Pet Boarding Tips

Many pet owners choose to place their dog or cat in a kennel while the family is away, but it can be hard to know if your pet friend will be properly cared for. What do you look for in a pet boarding facility? How do you find the one that suits your pet the best?

Dr. Wanda V. Pool, owner of Deepwood Veterinary Clinic in Virginia, believes there are "Eight Golden Rules of Pet Boarding" that will help to keep your pet healthy and safe while you are away. Pool created these rules because she knows how hard it can be to feel secure about trusting your pet to someone else.

"Finding the right pet boarding facility can be tough, especially when leaving your pet behind to go travel," Pool says. "But these tips can teach you what to look for in a pet barding facility and how to prepare yourself and your pet for the visit."

  1. Research: Find out about boarding facilities from reliable sources, like veterinarians. To find out complaints have been made about that facility, check with the Better Business Bureau or another authority. Tour the entire facility, and don't be afraid to ask questions about any concerns or problems that you see.

  2. "Sniff" test: Satisfy yourself that the boarding kennel you choose is safe, clean, and comfortable, providing good care from knowledgeable, experienced staff. If you see something that is out of the norm and makes you feel uncomfortable, go somewhere else.

  3. Healthy standards: Confirm that the kennel requires all boarding animals to meet health standards. The kennel should insist all animals, including your pet, are current on vaccinations that protect against illnesses like kennel cough (Bordetella) and the newly emerging virus canine influenza H3N8.

    Next, make sure the kennel maintains good conditions, as there are two ways that infections can spread in a pet facility. First, aerosol spread is caused when a facility has too many animals packed into a small area, increasing the spread of germs and viruses due to lack of open air. Second, direct spread is caused when areas where animals have vomited or urinated in the facility are not cleaned properly and staff and other animals come in contact with that area. Check for any potential opportunity for infection to spread within the facility.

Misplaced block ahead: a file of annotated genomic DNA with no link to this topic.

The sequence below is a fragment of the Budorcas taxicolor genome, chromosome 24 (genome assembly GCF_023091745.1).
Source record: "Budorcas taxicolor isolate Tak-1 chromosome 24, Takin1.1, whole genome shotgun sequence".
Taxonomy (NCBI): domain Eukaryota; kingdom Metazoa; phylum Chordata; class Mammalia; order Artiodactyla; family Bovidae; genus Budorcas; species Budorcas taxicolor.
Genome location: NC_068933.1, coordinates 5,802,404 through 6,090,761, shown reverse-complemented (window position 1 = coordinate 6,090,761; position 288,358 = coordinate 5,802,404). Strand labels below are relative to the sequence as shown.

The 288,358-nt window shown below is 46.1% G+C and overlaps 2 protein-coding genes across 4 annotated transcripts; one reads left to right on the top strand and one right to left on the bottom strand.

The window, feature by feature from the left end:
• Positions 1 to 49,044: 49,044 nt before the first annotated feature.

4. Pet identification: Your pet should be properly identified during its boarding stay. The kennel should provide a highly visible ID collar as a help to kennel staff. Permanent identification, such as a microchip, is equally important. Be sure your pet's registration and your owner contact information are kept up-to-date in a national pet recovery database. Provide the facility with current pictures of your pet in case your animal gets lost. If you bring in your pet during a busy time, a way to help out staff members and to assure your pet gets fed properly is to allocate the food portions into baggies and identify how many times the pet should get the food.

  5. Just in case: If your pet is on medication, bring it in the original bottles with original labels; this allows the kennel to know exactly what to do and how much to give your pet, should a question arise. Also, a list of medications the animal is on and the name of the veterinarian that prescribed them is beneficial to staff members. Any basic information about your pet is also vital to the facility.

  6. Expect the unexpected: Kennels should have plans in place to handle health emergencies, including disease outbreaks, so be sure to ask about their protocol. Make sure that the place you leave your pet requires you to provide the name and contact information of your veterinarian or a signed release form authorizing medical care, if the kennel has a veterinarian on staff. Be sure to tell the facility that you want to be contacted if your pet gets sick, or give a release that allows the facility to give treatment to your dog or cat if they can't reach you within 24 hours. Besides leaving contact information for your veterinarian, consider leaving contact information for someone you would like to have your pet picked up by in the event of an emergency.

  7. Pet inspection: You and facility workers should inspect the animal for any existing problems before check-in. When you retrieve your pet from the kennel, closely inspect him or her; look for signs of fleas, scrapes or bruises, or illness, such as discharge from the eyes or nose.

  8. Relax: Maintain your composure when dropping off and retrieving pets from kennels so they can model your good behavior. Pets are uncanny at accurately reading you and how you feel, and if you are upset and stressed about something, then they will act that way too.
Follow these tips the next time you decide to leave your pet behind while you are traveling, and you can return to the same healthy, safe, and happy companion.
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